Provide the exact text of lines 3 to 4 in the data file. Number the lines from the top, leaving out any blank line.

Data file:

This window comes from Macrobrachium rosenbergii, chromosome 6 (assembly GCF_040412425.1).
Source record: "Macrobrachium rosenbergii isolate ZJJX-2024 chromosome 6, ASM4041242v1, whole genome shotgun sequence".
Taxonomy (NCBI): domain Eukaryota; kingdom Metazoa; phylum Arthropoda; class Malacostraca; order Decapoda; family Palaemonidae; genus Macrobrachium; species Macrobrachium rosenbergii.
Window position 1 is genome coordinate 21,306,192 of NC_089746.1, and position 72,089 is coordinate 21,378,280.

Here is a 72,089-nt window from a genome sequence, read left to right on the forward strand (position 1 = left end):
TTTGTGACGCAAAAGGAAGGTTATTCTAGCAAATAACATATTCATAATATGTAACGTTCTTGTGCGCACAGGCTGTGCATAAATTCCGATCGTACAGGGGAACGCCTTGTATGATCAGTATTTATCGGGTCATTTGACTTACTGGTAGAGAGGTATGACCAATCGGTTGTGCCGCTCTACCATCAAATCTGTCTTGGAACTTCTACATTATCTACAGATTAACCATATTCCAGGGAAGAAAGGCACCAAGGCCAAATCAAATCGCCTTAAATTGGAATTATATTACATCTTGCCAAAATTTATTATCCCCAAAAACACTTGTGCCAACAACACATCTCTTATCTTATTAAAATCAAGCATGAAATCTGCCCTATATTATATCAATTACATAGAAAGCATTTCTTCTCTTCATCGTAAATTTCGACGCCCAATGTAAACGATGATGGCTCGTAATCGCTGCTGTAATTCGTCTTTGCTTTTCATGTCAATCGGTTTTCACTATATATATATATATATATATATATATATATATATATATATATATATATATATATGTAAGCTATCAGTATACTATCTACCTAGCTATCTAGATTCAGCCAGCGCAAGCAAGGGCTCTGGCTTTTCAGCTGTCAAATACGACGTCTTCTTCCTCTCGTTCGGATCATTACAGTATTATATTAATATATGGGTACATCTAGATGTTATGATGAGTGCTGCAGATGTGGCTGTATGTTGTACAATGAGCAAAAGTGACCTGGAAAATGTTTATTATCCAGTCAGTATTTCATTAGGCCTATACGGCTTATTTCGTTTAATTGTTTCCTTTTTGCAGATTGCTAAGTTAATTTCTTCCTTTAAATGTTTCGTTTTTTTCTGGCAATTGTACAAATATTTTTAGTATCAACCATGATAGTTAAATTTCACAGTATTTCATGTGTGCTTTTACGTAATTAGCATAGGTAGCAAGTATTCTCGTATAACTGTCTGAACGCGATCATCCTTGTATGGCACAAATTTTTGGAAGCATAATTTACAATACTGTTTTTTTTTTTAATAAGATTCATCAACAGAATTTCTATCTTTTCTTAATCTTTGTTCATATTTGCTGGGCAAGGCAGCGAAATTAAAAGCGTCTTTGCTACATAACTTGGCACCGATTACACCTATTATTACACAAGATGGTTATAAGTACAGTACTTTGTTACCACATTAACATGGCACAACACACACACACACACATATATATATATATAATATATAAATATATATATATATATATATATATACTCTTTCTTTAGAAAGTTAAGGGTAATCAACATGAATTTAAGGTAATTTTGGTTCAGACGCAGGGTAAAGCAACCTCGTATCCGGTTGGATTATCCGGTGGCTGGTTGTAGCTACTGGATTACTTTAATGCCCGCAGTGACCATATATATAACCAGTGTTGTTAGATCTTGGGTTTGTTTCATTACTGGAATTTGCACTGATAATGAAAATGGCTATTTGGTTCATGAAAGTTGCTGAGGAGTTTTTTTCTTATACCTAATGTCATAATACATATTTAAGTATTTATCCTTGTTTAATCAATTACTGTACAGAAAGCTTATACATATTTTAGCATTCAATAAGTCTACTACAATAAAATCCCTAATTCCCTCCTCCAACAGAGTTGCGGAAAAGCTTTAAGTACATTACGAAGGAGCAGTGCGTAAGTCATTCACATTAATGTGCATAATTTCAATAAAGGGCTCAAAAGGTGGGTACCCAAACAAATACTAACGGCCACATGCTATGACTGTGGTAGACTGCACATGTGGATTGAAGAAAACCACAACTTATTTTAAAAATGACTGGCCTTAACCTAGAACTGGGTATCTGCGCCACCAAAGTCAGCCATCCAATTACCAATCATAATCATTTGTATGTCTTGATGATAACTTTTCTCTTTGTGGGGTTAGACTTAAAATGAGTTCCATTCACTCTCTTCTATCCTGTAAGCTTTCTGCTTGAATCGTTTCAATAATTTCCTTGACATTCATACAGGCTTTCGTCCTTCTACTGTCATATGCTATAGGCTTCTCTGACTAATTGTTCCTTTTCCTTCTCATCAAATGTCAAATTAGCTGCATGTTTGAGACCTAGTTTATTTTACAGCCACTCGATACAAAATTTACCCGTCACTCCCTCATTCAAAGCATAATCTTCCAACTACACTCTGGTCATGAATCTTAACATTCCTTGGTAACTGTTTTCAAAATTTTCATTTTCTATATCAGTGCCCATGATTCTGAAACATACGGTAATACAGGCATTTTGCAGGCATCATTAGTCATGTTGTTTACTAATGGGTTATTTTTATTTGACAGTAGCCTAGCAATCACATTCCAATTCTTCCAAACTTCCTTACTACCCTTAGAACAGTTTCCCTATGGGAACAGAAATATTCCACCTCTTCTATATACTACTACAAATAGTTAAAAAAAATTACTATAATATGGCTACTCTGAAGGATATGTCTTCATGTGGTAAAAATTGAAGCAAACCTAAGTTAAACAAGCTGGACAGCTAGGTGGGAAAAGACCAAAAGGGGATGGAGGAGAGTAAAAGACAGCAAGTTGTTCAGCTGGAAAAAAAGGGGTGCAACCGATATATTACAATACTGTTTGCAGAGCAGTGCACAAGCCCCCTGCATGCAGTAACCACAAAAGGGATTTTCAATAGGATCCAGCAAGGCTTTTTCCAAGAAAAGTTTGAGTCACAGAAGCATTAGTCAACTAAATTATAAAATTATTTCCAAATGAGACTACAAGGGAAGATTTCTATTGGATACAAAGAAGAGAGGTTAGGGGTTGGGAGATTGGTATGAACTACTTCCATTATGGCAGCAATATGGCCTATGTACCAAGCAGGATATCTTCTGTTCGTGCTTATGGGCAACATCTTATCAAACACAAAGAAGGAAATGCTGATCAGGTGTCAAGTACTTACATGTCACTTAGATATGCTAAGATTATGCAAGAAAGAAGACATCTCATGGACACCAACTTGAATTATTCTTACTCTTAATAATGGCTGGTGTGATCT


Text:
Taxonomy (NCBI): domain Eukaryota; kingdom Metazoa; phylum Arthropoda; class Malacostraca; order Decapoda; family Palaemonidae; genus Macrobrachium; species Macrobrachium rosenbergii.
Window position 1 is genome coordinate 21,306,192 of NC_089746.1, and position 72,089 is coordinate 21,378,280.